In an academic community, students, faculty and staff each have responsibility for maintaining an appropriate environment conducive to learning. Students, faculty and staff have the responsibility to treat each other with understanding, dignity and respect. Disruption of teaching, administration, research, and other institutional activities is prohibited in the Student Conduct Code which states:
Obstruction or disruption of teaching, learning, research, administration, disciplinary procedures, or other institutional activities, including the institution's public service functions or other authorized activities on institutionally-owned or controlled property. Disruptive behavior may include but is not limited to the following, where it has the effect of obstructing or disrupting the University activities listed above:
- repeatedly leaving and entering the classroom without authorization;
- making loud or distracting noises;
- arriving late or leaving early;
- persisting in speaking without being recognized;
- behavior that would cause a reasonable person to fear for his or her safety.
The instructor has authority to manage the classroom environment, which may include requiring a Student to leave when the Student's behavior disrupts the teaching or learning environment. If the Student refuses to leave, the instructor may call the Department of Public Safety (541-737-7000) for assistance and should submit an Incident Report Form to SCCS to initiate disciplinary proceedings.
What is considered disruptive behavior?
- being late, reading the paper, sleeping in class
- making noises, repeatedly interrupting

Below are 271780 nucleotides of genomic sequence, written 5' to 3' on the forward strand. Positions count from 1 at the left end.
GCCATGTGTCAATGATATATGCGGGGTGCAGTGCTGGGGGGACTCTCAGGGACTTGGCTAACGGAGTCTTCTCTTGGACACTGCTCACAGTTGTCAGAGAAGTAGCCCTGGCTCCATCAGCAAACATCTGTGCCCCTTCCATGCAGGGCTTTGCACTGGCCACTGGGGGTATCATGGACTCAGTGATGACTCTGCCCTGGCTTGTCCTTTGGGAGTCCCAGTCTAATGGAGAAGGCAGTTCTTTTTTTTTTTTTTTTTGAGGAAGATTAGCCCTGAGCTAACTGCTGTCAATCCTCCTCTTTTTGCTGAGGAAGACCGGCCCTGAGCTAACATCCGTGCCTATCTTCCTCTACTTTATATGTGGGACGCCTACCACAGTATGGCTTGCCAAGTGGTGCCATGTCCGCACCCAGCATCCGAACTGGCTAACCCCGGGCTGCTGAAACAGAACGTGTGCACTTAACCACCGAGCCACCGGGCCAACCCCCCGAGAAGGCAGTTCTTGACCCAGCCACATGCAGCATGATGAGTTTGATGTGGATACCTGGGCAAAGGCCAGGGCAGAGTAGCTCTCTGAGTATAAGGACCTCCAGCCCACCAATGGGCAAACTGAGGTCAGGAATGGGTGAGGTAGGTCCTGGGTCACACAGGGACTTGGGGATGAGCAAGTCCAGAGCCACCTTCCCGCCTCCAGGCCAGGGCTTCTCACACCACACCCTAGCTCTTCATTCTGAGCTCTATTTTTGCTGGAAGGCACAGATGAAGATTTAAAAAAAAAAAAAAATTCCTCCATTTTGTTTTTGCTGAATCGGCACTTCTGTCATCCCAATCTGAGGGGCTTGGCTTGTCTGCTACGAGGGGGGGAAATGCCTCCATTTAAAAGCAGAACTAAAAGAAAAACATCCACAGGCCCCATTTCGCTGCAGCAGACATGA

- passing notes, answering cell phone
- harassing behavior, personal insults, inappropriate language
- physical threats or actions
- refusal to comply with faculty or staff direction
- persistent and unreasonable demands for time and attention both in and out of the classroom
- demands for services unrelated to the unit
- unwillingness to cooperate when a solution is being sought
What should NOT be considered disruptive behavior?
- cultural differences
- most disagreements or differences of opinion
- situational frustration
- needing extra time or attention for a special reason
- distressed behavior
Avoiding disruptive behavior:
- articulate clear classroom expectations in the syllabus; review these during class
- develop agreements as a class during the first session
- respond to problems quickly and consistently
Addressing disruptive behavior:
- correct innocent mistakes and minor first offenses gently
- give a general word of caution to the entire class
- if possible, speak with the student privately after class
- when necessary, correct the student courteously and indicate that further discussion can occur after class
- for persistently disruptive behavior you may ask the student to leave class for the remainder of the period. Follow up to provide rationale and time for discussion
- consult with a colleague to provide you guidance and accountability
- if there is threat of violence or other unlawful behavior, call Public Safety at 541-737-7000
When to consult with the Student Conduct and Community Standards office:
- You know you can't handle the behavior.
- You believe personality differences will interfere with your ability to resolve the situation.
- You are unsure how to proceed.
How to make a report or referral to the Office of Student Conduct and Community Standards:
- Document the situation, including your attempts to resolve it.
- Submit an online Student Conduct Incident Report Form.
- Call the Office of Student Conduct and Community Standards at 541-737-3656 for assistance